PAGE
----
The Oxford Handbook of Global Religions
Oxford University Press, Aug 25, 2011 - Religion - 688 pages
This is a reference for understanding world religious societies in their contemporary global diversity. Comprising 60 essays, the volume focuses on communities rather than beliefs, symbols, or rites. It is organized into six sections corresponding to the major living religious traditions: the Indic cultural region, the Buddhist/Confucian, the Jewish, Christian, and Muslim regions, and the African cultural region. In each section an introductory essay discusses the social development of that religious tradition historically. The other essays cover the basic social facts: the community's size, location, organizational and pilgrimage centers, authority figures, patterns of governance, major subgroups and schisms as well as issues regarding boundary maintenance, political involvement, role in providing cultural identity, and encounters with modernity. Communities in the diaspora and at the periphery are covered, as well as the central geographic regions of the religious traditions. Thus, for example, Islamic communities in Asia and the United States are included along with Islamic societies in the Middle East. The contributors are leading scholars of world religions, many of whom are also members of the communities they study. The essays are written to be informative and accessible to the educated public, and to be respectful of the viewpoints of the communities analyzed.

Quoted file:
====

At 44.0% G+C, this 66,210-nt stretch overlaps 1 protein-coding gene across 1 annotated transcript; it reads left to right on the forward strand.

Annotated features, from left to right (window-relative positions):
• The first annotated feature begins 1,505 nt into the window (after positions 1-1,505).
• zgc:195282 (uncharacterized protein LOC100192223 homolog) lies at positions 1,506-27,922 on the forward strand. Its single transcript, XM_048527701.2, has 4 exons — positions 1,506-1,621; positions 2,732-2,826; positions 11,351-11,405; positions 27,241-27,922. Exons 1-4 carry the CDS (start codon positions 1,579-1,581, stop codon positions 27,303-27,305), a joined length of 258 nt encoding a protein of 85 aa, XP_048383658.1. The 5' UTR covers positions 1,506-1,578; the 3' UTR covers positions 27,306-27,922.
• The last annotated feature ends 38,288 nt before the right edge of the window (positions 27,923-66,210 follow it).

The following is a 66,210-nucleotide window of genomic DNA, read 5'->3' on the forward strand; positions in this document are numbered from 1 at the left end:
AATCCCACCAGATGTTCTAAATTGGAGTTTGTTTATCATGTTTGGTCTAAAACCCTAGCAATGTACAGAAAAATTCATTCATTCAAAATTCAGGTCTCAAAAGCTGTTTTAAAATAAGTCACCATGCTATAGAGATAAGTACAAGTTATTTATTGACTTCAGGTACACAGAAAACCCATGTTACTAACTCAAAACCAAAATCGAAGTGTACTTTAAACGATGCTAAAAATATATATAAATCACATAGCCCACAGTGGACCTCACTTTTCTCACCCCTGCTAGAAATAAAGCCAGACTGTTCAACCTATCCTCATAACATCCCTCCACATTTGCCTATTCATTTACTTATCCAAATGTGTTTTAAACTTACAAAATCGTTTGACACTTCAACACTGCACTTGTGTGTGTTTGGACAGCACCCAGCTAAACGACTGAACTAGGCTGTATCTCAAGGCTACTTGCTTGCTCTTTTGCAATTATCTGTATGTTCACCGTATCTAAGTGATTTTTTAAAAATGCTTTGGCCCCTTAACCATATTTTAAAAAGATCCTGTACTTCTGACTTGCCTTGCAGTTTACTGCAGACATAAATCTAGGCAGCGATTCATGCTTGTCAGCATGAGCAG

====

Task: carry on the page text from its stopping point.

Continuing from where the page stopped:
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aboriginal activities African American Arab areas Asian authority beliefs Bene Israel brahman British Cao Dai centers Central China Chinese Christian Christian communities civil claim colonial contemporary context converts Coptic Copts countries cultural developed diaspora East Eastern economic emerged Empire established ethnic Europe European evangelical example faith global groups Hindu Hinduism Hoa Hao identity ideology immigrants India indigenous influence institutions Islamic Israel Jainism Jains Jewish Jewish community Jews Judaism land language leaders living major million missionaries modern monasteries monks Mormon mosques Muslim Muslim communities North one’s organizations Orthodox Church percent political popular population Protestant Protestantism region religion religious practices religious traditions ritual role Roman Russian sacred Saints scholars sects secular Shi’i Shinto shrines Sikh social society South Asia Soviet spiritual studies Sufi temples theology Theravada Tibetan Buddhism twentieth century ulama United University Press urban Vodou West Western worship York